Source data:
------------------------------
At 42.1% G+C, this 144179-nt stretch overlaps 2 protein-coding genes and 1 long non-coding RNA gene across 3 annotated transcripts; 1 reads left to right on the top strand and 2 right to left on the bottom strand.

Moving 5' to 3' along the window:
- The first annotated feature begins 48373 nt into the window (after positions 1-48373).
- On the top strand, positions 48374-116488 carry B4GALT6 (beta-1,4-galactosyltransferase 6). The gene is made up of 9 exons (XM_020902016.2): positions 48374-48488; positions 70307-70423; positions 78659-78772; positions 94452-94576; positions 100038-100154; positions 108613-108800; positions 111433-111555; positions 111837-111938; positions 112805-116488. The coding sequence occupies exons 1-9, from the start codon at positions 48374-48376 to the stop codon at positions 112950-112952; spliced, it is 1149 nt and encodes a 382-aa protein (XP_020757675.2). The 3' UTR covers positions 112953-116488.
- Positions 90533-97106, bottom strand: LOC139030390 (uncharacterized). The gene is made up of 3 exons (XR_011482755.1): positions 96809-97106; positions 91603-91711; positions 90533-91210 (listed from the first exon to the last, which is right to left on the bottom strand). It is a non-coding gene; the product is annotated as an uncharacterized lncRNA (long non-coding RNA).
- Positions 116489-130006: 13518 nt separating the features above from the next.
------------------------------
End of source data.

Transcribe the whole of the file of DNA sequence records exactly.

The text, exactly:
At 42.1% G+C, this 144179-nt stretch overlaps 2 protein-coding genes and 1 long non-coding RNA gene across 3 annotated transcripts; 1 reads left to right on the top strand and 2 right to left on the bottom strand.

Moving 5' to 3' along the window:
- The first annotated feature begins 48373 nt into the window (after positions 1-48373).
- On the top strand, positions 48374-116488 carry B4GALT6 (beta-1,4-galactosyltransferase 6). The gene is made up of 9 exons (XM_020902016.2): positions 48374-48488; positions 70307-70423; positions 78659-78772; positions 94452-94576; positions 100038-100154; positions 108613-108800; positions 111433-111555; positions 111837-111938; positions 112805-116488. The coding sequence occupies exons 1-9, from the start codon at positions 48374-48376 to the stop codon at positions 112950-112952; spliced, it is 1149 nt and encodes a 382-aa protein (XP_020757675.2). The 3' UTR covers positions 112953-116488.
- Positions 90533-97106, bottom strand: LOC139030390 (uncharacterized). The gene is made up of 3 exons (XR_011482755.1): positions 96809-97106; positions 91603-91711; positions 90533-91210 (listed from the first exon to the last, which is right to left on the bottom strand). It is a non-coding gene; the product is annotated as an uncharacterized lncRNA (long non-coding RNA).
- Positions 116489-130006: 13518 nt separating the features above from the next.